Katia’s grandfather is the old man in the pictures, Yakov Nitikin . Many years ago, he deserted from the Russian Army in Cuba with a “gun type” tactical nuclear weapon. This weapon has a yield that could completely destroy life and property in a two to three mile radius. For the past 40 years Yakov has been taking care of that weapon in the jungles of Columbia and now is the time, working with Al Queda operative Alim Afundi, to use it.
With jail time looming, and the Federal Government becoming involved in the hunt, Paul and Herman leave Harry in charge at home, and rush off to Costa Rica to discover the truth of who killed Emerson and why. And, in the process, try to save the United States from it’s worst terrorist attack ever. Will they succeed? You will just have to read “Guardian of Lies” to find out. :-)
I’ve said this before and I repeat: Steve Martini is a master.
He has, in the first 38 pages of ”Guardian of Lies”, deftly laid the foundation for the rest of the book. Nearly every piece of evidence and every complex nuance that comes out later in the book was introduced in those first 38 pages. As the pieces come together, you come to the realization that Martini is one of the great thriller writers of today…or ever.
As you may know, one year I tracked down some of the locations in the Madriani series of books while on business travel in San Diego. You may not know that I was stationed at NAS North Island in the Navy for a few months as well. So the settings of the books in the San Diego and Coronado areas bring back wonderful memories of times past when life was so much simpler (and I was so much younger).
Here is a picture of Miguels Cantina mentioned in the book. As you read “Guardian of Lies” come back here to see what it looks like.
If you want to read the Madriani series from the beginning, start with “Compelling Evidence”.
Rating: 4 Water Towers
Steve Martini is my favorite author next to Perri O’Shaughnessy. And I know for a fact that one of the O’Shaughnessy sisters absolutely agrees with me (because she told me so when we met in 2004). At the end of “Shadow of Power” Steve admits to “difficult times”, and we, his loyal and avid readers know the past few years have seen a decrease in the frequency of books. On the bright side, I see that he is touring and I take that as a sign that Steve is past the “difficult times”…we can hope and pray that is the case.
Here is the scoop: Steve Martini has no equal in the legal thriller genre…he is the best….pure and simple.
In 2002, I was at a conference in San Diego, and being the avid reader of Martini’s novels that I am, I decided to find Paul Madriani’s office and Miguel’s Cocina where he and Harry Hines meet for an occasional beer. I found them! The next two pictures show those locations and at the end of this review is a slide show with a few more pictures. Just a bit of reality in Steve Martini’s fiction world of Paul Madriani….and very cool.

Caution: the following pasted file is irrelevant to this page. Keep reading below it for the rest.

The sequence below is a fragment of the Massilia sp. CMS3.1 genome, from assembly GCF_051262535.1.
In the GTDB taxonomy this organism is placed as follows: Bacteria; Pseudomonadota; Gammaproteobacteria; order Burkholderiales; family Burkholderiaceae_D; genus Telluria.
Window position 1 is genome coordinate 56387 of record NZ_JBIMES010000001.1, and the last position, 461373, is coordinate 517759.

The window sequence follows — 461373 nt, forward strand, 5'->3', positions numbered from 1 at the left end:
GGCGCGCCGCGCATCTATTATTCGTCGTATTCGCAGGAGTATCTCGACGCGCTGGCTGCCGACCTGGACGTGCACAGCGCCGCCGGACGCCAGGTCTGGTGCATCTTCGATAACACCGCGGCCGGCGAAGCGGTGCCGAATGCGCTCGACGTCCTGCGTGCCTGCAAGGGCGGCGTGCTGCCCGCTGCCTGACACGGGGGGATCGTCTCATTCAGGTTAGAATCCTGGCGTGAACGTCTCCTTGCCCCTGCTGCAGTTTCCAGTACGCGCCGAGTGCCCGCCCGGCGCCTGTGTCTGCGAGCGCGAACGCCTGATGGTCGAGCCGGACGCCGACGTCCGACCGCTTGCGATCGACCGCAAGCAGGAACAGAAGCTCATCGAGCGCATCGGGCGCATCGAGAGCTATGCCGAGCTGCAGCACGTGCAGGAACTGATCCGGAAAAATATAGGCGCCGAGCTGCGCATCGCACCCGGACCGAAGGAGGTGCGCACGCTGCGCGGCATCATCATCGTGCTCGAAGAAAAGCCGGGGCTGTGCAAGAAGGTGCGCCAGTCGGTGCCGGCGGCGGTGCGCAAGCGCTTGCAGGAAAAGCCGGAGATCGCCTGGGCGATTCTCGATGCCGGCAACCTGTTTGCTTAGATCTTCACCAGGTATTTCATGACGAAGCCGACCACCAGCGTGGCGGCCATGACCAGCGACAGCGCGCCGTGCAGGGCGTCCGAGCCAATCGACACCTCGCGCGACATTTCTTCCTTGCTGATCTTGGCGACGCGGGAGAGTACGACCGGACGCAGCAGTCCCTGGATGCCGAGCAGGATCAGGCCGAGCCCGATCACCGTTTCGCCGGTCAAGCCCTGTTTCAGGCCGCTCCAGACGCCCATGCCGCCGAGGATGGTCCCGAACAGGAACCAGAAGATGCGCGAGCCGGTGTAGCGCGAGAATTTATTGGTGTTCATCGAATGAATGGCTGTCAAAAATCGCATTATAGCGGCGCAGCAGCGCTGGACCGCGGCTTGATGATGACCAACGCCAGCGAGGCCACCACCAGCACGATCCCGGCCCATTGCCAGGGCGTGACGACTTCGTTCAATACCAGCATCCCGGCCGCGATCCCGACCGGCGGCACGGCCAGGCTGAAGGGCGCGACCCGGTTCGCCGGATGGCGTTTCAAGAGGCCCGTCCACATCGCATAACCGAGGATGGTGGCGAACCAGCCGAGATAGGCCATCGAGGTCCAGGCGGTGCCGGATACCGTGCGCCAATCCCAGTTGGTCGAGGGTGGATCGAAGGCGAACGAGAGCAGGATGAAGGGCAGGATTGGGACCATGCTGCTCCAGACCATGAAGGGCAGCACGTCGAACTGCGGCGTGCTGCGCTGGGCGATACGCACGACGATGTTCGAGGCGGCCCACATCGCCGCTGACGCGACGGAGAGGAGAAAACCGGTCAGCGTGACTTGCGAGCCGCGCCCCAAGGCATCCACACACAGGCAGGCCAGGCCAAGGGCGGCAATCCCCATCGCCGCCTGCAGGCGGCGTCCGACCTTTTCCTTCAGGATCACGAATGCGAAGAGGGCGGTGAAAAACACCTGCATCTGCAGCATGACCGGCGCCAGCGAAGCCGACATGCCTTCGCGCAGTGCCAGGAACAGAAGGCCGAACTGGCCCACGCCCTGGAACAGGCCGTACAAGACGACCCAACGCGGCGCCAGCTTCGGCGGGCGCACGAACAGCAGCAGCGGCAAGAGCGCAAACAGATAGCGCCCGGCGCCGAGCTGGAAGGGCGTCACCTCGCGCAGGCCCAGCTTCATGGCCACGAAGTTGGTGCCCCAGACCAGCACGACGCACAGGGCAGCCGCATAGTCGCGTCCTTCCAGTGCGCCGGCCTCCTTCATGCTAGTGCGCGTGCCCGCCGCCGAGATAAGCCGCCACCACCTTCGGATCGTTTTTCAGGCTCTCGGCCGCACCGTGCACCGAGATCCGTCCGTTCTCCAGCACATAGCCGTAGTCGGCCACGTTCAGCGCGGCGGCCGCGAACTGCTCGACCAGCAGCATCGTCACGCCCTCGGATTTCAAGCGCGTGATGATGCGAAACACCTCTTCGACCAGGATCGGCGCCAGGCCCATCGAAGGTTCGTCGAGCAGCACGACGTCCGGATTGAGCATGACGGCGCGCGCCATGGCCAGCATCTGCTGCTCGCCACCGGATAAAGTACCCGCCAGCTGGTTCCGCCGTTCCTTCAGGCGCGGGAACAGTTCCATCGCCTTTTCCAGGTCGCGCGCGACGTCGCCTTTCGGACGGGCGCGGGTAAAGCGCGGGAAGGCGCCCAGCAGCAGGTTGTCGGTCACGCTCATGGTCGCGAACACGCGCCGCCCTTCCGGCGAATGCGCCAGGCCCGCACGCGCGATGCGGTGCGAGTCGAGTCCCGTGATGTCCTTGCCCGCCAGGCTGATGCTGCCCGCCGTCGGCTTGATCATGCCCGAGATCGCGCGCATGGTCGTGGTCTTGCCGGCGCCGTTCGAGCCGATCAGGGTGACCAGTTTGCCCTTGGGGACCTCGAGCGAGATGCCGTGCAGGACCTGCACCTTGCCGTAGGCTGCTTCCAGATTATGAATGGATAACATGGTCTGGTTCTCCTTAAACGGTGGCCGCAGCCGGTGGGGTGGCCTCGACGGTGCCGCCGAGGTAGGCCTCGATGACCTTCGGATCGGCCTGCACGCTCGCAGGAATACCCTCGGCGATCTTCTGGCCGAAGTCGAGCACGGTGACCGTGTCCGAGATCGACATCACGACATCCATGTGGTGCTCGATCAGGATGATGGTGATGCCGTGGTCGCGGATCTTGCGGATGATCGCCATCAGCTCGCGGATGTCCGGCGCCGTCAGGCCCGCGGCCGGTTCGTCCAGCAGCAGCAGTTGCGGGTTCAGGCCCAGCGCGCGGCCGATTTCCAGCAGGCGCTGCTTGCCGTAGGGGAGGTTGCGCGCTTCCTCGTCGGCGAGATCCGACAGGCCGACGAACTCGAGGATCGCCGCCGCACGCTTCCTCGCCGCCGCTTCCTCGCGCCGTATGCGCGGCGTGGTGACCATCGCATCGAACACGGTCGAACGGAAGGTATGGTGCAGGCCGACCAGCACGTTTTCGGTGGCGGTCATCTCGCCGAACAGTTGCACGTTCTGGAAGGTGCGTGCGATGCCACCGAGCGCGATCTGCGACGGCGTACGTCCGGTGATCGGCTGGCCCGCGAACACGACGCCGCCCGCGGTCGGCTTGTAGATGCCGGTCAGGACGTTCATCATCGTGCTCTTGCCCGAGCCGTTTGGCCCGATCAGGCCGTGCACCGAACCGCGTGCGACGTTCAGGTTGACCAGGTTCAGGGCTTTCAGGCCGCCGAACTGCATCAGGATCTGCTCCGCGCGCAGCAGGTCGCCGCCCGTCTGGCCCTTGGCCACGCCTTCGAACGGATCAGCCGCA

“Shadow of Power” is the latest book in the Paul Madriani series. In this book, Paul’s young daughter, Sarah, is now in college (Yikes, times flies way to quickly) and he and Harry Hines are defending a man accused of murdering a famous book author.
Terry Scarborough is on a book tour promoting his wildly successful and controversial book “Perpetual Slaves: The Branding of America’s Black Race”. This book points out that the Constitution was written so that slavery was not admonished. The words are still in the Constitution and the idea that this nation, built on the premise of freedom for all, is not all it was meant to be is causing rioting and unrest. Interestingly, Scarborough states that the idea for this book came from a shocking letter written by one of our founding fathers….the “J” Letter. He promises to reveal the contents of the “J” Letter in the next book which is sure to sell millions of copies and cause even more unrest.
Unfortunately, Scarborough meets his gruesome demise in the San Diego hotel room where he is staying.
The police are quick to make an arrest. Carl Arnsberg is a down and out and peripherally involved with a group of racists called the Aryan Posse. He works at the hotel and was delivering food to Scarborough’s room when he found the body. Carl leaves in a panic, but, on his way out he slipped (and fell) in the blood leaving fingerprints on the murder weapon (a straight claw hammer) and in the pool of blood near the weapon. A ton of circumstantial evidence leads to a trial for murder.
Paul happens to be good friends with Carl’s father and agrees to defend Carl.
As “Shadow of Power” starts, Steve Martini struggles a bit. But as soon as Paul and Harry appear and the investigation and trial begins, Martini shines. The complexity of the trial, the quest to uncover all the evidence, and the depictions of the lawyers presenting that evidence along with what they are thinking and planning and scheming…….is masterful.
With humor, tense action, and intricate plotting…. Martini scores another touchdown.
Needless to say, I highly recommend any Steve Martini book (see what I said here about two of them). but, it would be good to start at the beginning of the Madriani series so you can follow his life as it progresses (especially Sarah). I believe “Compelling Evidence” was the debut for Madriani.